was used to mirror the original (right) and the background at the sides was removed. The idea was to create a rectangular image out
of a square and the joint at centre had to be precise in order to make the letter "A" on the pink drum perfect.
Shadows were applied beneath the carpet so now it seems to float and the wooden floor was processed with the Liquify filter in order
to make it look like another layer. What looks like the carpet now is the brown border on the original album cover.
Here's the original illustration by Ingrid Haenke.
Ernie Cefalu, Creative Director, Pacific Eye and Ear: "After a three-day meeting with Joe Perry and Stephen Tyler on
this cover, there was only one illustrator in my mind that could give the band what they wanted, fashion and children’s
book illustrator, Ingrid Haenke. She is a beautiful person and a great artist and In the end this piece is one of Areosmith’s
biggest and most recognized albums of all time."
Here's the original album cover art design.
No. 177, The Virgin All-Time Album Top 1000; No. 229, Rolling Stone, The 500 Greatest Albums of All Time;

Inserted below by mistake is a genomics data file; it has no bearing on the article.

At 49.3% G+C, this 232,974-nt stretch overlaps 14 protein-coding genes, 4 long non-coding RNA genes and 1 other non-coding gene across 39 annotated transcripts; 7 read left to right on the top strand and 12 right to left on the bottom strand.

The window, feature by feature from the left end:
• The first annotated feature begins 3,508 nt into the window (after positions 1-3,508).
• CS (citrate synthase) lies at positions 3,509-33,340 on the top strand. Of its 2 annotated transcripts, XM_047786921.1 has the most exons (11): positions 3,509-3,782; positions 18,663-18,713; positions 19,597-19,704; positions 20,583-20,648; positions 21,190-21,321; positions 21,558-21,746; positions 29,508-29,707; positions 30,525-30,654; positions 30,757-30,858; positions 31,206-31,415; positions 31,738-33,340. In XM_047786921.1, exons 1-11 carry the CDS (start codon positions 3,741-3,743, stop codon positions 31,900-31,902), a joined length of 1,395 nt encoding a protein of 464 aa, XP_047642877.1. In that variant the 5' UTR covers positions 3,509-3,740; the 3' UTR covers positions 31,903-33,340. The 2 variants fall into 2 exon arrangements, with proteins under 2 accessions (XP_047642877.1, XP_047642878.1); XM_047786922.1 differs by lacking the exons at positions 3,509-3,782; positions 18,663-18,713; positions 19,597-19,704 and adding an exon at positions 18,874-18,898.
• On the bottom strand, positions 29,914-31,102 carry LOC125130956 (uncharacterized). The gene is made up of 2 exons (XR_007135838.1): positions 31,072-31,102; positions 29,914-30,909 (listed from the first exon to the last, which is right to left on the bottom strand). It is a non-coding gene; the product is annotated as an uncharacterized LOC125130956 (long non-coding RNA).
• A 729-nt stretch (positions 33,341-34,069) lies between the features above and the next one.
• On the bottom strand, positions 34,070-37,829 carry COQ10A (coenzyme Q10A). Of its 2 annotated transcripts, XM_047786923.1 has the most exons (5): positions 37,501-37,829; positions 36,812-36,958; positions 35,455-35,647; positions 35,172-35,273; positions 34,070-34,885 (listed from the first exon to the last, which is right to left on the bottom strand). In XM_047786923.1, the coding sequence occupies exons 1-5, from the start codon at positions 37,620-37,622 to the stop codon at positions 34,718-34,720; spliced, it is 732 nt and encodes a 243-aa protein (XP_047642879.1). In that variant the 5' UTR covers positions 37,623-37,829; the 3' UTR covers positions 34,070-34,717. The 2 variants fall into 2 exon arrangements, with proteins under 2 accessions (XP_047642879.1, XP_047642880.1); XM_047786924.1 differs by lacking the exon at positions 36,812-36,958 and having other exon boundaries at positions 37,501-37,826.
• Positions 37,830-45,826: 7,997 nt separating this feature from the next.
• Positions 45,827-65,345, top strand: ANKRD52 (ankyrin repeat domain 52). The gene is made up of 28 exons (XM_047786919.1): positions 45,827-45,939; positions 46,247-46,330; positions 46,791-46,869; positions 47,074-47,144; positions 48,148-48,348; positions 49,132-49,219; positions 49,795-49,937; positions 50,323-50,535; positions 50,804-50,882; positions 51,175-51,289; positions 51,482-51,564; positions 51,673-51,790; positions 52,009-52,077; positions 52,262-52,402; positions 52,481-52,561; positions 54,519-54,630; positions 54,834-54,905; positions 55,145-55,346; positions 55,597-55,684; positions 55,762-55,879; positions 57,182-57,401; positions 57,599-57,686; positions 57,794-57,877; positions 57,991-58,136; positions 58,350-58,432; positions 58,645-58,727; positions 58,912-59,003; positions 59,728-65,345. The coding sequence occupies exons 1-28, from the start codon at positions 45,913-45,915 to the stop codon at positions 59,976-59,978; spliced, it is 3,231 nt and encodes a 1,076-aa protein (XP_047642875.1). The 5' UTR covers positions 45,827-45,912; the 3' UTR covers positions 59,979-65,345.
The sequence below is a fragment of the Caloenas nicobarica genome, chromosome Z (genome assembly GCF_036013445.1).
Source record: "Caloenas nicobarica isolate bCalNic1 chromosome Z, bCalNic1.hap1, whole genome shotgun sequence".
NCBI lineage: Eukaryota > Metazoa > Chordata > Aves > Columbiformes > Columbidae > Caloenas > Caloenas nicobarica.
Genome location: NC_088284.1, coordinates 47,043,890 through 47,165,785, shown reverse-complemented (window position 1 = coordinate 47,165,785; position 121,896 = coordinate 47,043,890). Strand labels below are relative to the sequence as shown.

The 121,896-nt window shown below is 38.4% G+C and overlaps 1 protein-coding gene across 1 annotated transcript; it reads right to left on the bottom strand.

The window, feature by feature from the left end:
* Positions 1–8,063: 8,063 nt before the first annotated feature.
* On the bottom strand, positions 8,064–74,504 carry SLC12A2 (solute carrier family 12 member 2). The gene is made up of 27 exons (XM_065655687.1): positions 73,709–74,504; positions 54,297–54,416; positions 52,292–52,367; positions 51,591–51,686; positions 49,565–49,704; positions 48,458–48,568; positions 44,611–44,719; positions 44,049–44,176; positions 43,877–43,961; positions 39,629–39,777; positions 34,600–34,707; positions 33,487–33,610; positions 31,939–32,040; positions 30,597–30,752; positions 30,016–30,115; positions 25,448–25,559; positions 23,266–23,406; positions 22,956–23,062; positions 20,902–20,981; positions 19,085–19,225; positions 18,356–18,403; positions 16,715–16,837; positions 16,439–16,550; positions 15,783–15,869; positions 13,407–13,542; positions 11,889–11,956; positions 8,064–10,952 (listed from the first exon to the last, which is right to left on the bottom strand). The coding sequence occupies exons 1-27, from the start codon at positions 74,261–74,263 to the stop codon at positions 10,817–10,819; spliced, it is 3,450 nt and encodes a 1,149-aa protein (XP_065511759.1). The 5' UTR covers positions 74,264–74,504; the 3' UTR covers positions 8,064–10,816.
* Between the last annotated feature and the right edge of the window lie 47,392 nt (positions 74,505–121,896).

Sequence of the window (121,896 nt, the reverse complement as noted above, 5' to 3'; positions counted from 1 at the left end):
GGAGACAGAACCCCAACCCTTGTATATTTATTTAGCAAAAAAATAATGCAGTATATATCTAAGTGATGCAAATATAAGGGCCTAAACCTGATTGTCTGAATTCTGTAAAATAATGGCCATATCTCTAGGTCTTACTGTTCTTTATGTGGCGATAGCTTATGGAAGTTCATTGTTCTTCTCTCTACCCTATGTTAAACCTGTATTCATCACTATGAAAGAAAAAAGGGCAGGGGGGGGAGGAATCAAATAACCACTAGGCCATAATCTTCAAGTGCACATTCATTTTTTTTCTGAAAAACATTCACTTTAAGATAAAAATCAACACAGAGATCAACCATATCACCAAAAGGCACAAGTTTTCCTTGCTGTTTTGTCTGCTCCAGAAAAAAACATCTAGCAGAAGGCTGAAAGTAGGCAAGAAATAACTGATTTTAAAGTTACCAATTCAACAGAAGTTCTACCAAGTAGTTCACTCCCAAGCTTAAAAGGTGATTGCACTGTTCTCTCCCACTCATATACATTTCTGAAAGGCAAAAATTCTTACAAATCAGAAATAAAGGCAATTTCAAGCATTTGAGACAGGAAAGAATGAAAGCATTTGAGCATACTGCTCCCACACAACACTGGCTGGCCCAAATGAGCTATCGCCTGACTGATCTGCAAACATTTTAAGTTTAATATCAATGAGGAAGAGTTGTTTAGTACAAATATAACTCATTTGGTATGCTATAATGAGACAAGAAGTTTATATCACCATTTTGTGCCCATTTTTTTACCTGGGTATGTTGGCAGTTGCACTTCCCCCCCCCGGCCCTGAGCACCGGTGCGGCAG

No. 274, Billboard, The 300 Best-Selling Albums of All Time
Album design by Pacific Eye & Ear, photography by Bob Belott, illustration by Ingrid Haenke.
Album produced by Jack Douglas. Columbia 1975.
Aerosmith got off to a solid start with their debut album and avoided the sophomore jinx with their second. With their third, 1975’s
Toys in the Attic, they truly took off.
Released in April 1975, Toys in the Attic found the group working to maintain its rock audience while making another bid for the
crossover success that, to that point, had continued to flit just out of reach. Reconvening at the Record Plant in New York City during
the early winter months of the year, the band members were under the gun in terms of delivering new material — but after years of
live performance, they were better prepared than ever.
“Toys was the first record where we had to write everything pretty, much from scratch,” guitarist Joe Perry told Ultimate Guitar.
Jeff Giles on Ultimate Classic Rock
For his review of Toys in the Attic for AllMusic, Stephen Thomas Erlewine called the album's style a mix of Led Zeppelin and The
Rolling Stones riffs, and said it was filled with songs about sex with a different style than there ever was before. Greg Kot called the
album a landmark of hard rock. For the Blender magazine review, Ben Mitchell called Toys in the Attic cocaine-influenced and
mentions the songs "Toys in the Attic", "Walk This Way", and "Sweet Emotion" as "standout tracks". wikipedia
(A) Toys in the Attic - Uncle Salty - Adam's Apple - Walk This Way - Big Ten-Inch Record
(B) Sweet Emotion - No More No More - Round and Round - You See Me Crying
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